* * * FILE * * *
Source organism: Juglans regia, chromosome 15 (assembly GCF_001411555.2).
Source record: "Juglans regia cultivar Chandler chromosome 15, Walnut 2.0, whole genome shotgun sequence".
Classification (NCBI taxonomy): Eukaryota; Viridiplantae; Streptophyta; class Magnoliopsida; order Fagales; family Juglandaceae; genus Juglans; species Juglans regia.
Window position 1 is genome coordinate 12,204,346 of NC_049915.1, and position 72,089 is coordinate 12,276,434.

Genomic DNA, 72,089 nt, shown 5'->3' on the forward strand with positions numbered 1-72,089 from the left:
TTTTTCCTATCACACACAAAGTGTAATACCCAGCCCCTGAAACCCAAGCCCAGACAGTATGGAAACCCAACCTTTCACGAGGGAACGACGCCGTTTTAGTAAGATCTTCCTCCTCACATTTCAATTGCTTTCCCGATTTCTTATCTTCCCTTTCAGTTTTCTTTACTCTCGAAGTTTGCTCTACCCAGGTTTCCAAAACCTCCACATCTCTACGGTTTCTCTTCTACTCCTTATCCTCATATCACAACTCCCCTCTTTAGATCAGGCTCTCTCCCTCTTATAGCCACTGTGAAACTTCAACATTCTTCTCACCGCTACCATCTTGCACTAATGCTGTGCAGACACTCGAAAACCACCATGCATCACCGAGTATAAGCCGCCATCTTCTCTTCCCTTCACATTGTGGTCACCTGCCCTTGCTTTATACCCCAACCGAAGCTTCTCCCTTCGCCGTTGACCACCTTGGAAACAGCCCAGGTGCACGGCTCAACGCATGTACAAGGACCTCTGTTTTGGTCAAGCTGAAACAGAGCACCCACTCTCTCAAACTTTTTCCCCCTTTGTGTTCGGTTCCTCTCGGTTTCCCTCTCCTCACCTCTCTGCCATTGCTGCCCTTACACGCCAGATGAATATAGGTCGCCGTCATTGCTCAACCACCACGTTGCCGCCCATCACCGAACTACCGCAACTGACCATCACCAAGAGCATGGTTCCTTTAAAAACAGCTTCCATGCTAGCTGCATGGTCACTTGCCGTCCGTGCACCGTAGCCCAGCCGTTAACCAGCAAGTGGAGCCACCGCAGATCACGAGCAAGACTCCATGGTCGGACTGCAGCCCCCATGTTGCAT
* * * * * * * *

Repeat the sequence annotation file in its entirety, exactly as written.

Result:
Source organism: Juglans regia, chromosome 15 (assembly GCF_001411555.2).
Source record: "Juglans regia cultivar Chandler chromosome 15, Walnut 2.0, whole genome shotgun sequence".
Classification (NCBI taxonomy): Eukaryota; Viridiplantae; Streptophyta; class Magnoliopsida; order Fagales; family Juglandaceae; genus Juglans; species Juglans regia.
Window position 1 is genome coordinate 12,204,346 of NC_049915.1, and position 72,089 is coordinate 12,276,434.

Genomic DNA, 72,089 nt, shown 5'->3' on the forward strand with positions numbered 1-72,089 from the left:
TTTTTCCTATCACACACAAAGTGTAATACCCAGCCCCTGAAACCCAAGCCCAGACAGTATGGAAACCCAACCTTTCACGAGGGAACGACGCCGTTTTAGTAAGATCTTCCTCCTCACATTTCAATTGCTTTCCCGATTTCTTATCTTCCCTTTCAGTTTTCTTTACTCTCGAAGTTTGCTCTACCCAGGTTTCCAAAACCTCCACATCTCTACGGTTTCTCTTCTACTCCTTATCCTCATATCACAACTCCCCTCTTTAGATCAGGCTCTCTCCCTCTTATAGCCACTGTGAAACTTCAACATTCTTCTCACCGCTACCATCTTGCACTAATGCTGTGCAGACACTCGAAAACCACCATGCATCACCGAGTATAAGCCGCCATCTTCTCTTCCCTTCACATTGTGGTCACCTGCCCTTGCTTTATACCCCAACCGAAGCTTCTCCCTTCGCCGTTGACCACCTTGGAAACAGCCCAGGTGCACGGCTCAACGCATGTACAAGGACCTCTGTTTTGGTCAAGCTGAAACAGAGCACCCACTCTCTCAAACTTTTTCCCCCTTTGTGTTCGGTTCCTCTCGGTTTCCCTCTCCTCACCTCTCTGCCATTGCTGCCCTTACACGCCAGATGAATATAGGTCGCCGTCATTGCTCAACCACCACGTTGCCGCCCATCACCGAACTACCGCAACTGACCATCACCAAGAGCATGGTTCCTTTAAAAACAGCTTCCATGCTAGCTGCATGGTCACTTGCCGTCCGTGCACCGTAGCCCAGCCGTTAACCAGCAAGTGGAGCCACCGCAGATCACGAGCAAGACTCCATGGTCGGACTGCAGCCCCCATGTTGCAT